Biodiversity loss is a subject that rarely captures the public's attention, bar the occasional nature documentary or headline. Yet, the unprecedented rate of species loss is a systemic crisis that will impact every area of our lives.
Why is biodiversity so important?
Biodiversity is now declining faster than at any time in history1 with up to a million species facing extinction within decades2. Indeed, population sizes of mammals, birds, fish, amphibians and reptiles have already fallen almost 70% since 19703.
Nature's services underpin our very survival and global economic activity, thus directly influencing wealth creation and preservation. The value of biodiversity and ecosystems to our physical and mental wellbeing is inestimable. Yet, natural capital also provides critical ‘ecosystem services' that provide us with huge economic benefits.
Source: Janus Henderson Investors, 2022.
The total economic value that nature provides is estimated to be between a staggering US$125 and $140 trillion per year4, which is more than 1.5 times global GDP5. More than half of the world's total GDP, or US$44 trillion, involves activities that are moderately or highly dependent on nature, according to the World Economic Forum6.
Biodiversity loss along with deforestation also exacerbate the systemic threat of climate change. Climate change, in turn, is acting to worsen biodiversity loss. Diverse ecosystems with healthy biodiversity are essential for climate change adaptation and mitigation, increasing resilience to future climate impacts. Biodiversity loss also increases the likelihood of the emergence of diseases that can pass from animals to humans, like COVID-19.
Global action to tackle the biodiversity crisis has been slow but will be given added impetus at the UN Biodiversity Conference (COP15) expected to take place in August 2022. COP15 will bring nations together with the aim of galvanising efforts to protect critical habitats, improve water quality, control invasive species and safeguard connectivity. Alongside the publication of the beta Taskforce for Nature-related Financial Disclosures (TNFD) framework in March 2022, which aims to align corporate reporting and investment to address nature-related risks, the next few months could be critical in efforts to reduce biodiversity loss.
We believe that investors must accept that biodiversity loss and ecosystem damage represent significant and financially material risks to their portfolios.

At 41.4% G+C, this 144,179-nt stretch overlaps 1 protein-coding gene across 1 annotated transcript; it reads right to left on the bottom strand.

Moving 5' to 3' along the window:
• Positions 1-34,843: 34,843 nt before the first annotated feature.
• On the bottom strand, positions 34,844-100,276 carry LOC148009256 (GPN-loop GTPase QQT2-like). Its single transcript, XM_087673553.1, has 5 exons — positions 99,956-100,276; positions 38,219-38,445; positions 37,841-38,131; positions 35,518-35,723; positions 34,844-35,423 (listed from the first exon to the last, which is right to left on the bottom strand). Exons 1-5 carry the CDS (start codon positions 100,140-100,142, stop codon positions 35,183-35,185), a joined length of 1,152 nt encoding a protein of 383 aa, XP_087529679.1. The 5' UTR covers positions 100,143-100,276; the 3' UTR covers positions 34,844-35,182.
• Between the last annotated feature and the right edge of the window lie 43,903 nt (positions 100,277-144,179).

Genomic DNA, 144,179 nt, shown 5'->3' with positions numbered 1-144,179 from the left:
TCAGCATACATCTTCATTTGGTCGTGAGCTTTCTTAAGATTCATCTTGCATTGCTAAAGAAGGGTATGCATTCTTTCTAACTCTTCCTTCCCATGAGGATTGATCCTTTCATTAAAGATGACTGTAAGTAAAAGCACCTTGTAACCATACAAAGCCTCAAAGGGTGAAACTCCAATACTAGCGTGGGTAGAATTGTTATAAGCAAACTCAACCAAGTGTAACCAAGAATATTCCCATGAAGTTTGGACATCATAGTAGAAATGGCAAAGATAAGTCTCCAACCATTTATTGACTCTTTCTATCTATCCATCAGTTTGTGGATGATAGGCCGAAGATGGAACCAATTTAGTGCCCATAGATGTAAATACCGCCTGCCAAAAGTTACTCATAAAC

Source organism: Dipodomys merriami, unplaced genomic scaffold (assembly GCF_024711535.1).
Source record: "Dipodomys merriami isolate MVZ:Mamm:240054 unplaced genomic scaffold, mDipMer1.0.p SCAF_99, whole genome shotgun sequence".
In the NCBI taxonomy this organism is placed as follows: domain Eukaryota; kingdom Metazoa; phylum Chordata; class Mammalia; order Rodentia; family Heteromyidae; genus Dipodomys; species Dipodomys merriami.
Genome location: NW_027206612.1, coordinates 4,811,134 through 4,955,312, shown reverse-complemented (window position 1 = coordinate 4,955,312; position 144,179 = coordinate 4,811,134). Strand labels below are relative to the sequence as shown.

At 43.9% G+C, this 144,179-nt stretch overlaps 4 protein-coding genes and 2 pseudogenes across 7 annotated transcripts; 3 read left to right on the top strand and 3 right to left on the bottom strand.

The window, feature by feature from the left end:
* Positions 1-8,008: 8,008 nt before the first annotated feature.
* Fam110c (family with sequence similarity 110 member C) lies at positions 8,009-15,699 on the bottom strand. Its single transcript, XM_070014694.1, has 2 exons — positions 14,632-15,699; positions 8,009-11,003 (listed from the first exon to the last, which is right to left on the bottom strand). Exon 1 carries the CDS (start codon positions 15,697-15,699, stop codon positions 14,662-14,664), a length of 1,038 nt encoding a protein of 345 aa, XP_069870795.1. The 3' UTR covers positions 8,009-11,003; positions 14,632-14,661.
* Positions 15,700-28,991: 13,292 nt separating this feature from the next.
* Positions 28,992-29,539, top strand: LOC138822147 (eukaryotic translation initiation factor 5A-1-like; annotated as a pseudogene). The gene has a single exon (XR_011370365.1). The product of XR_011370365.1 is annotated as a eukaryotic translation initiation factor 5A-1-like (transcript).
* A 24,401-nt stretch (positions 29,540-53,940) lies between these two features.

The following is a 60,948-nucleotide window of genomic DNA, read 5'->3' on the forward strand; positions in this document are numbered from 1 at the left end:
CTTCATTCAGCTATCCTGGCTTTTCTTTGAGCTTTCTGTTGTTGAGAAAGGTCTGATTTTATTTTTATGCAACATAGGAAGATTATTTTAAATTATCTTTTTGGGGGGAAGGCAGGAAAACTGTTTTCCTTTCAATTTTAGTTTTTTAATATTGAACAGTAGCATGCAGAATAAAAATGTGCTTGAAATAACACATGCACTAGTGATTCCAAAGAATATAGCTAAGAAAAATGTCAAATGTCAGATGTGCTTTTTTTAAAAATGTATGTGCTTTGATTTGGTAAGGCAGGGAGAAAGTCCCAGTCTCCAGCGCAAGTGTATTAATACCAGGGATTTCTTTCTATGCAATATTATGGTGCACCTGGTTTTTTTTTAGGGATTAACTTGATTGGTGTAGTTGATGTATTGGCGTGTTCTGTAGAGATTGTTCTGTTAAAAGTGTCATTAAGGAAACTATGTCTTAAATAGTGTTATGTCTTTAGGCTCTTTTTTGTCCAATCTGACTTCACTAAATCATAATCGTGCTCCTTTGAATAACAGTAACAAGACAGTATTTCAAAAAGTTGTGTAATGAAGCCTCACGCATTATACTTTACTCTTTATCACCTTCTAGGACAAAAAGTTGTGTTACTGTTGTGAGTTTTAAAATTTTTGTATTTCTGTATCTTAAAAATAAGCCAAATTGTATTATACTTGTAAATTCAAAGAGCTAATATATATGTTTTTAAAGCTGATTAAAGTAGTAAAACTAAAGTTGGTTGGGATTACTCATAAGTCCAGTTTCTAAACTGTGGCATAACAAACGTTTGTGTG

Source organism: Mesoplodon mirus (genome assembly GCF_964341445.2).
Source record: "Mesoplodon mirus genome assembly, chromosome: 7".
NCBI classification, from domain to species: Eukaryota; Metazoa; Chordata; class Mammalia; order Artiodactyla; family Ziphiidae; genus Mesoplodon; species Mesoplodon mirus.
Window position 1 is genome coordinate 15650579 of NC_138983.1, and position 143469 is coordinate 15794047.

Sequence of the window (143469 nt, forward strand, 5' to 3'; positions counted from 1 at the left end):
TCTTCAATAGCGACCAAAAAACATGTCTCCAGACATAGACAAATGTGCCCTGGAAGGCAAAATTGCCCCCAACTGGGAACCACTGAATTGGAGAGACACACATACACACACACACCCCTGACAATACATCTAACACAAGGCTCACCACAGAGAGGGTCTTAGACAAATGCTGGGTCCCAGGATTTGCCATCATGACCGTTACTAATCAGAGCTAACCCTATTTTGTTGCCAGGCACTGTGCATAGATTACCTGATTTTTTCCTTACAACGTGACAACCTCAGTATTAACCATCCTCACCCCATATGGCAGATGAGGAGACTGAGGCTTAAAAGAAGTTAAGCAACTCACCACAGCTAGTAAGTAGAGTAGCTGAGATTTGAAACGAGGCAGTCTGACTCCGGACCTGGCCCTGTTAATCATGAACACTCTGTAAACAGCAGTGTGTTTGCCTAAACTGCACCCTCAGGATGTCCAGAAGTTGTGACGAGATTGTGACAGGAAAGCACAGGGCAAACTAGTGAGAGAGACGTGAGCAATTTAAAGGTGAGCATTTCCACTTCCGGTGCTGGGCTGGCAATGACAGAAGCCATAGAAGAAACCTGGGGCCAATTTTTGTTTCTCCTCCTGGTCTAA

The University of Cambridge Institute for Sustainability Leadership (CISL, 2021) has divided nature-related financial risks into three categories, which investors should evaluate:
- Physical risks resulting from the degradation of ecosystem services by economic activity, for example, air quality, water security and food provision.
- Transition risks arising from shifting policy, legal, technology and consumer/market dynamics.
- Liability risks associated with emerging legal cases related to loss or damage from environmental change, including pay-outs, fines, insurance costs and reputational costs.
The focus should be on institutions and sectors whose operations have the greatest detrimental impact on natural capital. The World Economic Forum (2020) finds that three systems are responsible for endangering 80% of threatened or near threatened species7:
- Food, land and ocean use
- Infrastructure and the built environment
- Energy and extractives
Investors should identify those companies that acknowledge their impact and dependence on nature, particularly agriculture and food. Investors can also use engagement to pressure companies to align with commonly agreed nature-based goals and disclose nature-related risks where possible.
Depending on an investor's desired approach, biodiversity considerations can be integrated into an overall portfolio approach. Some approaches may focus on maximising risk-adjusted returns and assessing biodiversity from a risk management and opportunities perspective, while others may invest with the aim of achieving a positive impact alongside returns.
Implicit in all approaches is that investors should be guided by a systems-thinking mindset. The climate and biodiversity crises show that nature - on which our survival depends - works as an interconnected, dynamic system with feedback loops. The economic and societal impacts of investors' decisions are not narrow, short term and linear, but wide-ranging, long term and highly unpredictable. We believe investors must accept this paradigm if they are to contribute to solutions around biodiversity loss and ecosystem damage.
Find out more as we explore the scale of biodiversity loss and the emerging global response to it.
1 The Economics of Biodiversity: The Dasgupta Review (UK Government, 2021)
2 The Global Assessment Report on Biodiversity and Ecosystem Services (Intergovernmental Science-Policy Platform on Biodiversity and Ecosystem Services (IPBES), 2019)
3 Living Planet Report' (WWF, 2020)
4, 5 Nature4Climate.org (2020)
6 Nature Risk Rising: Why the Crisis Engulfing Nature Matters for Business and the Economy (WEF, 2020)
7 The Future of Nature And Business (World Economic Forum, 2020)
This post is funded by Janus Henderson Investors
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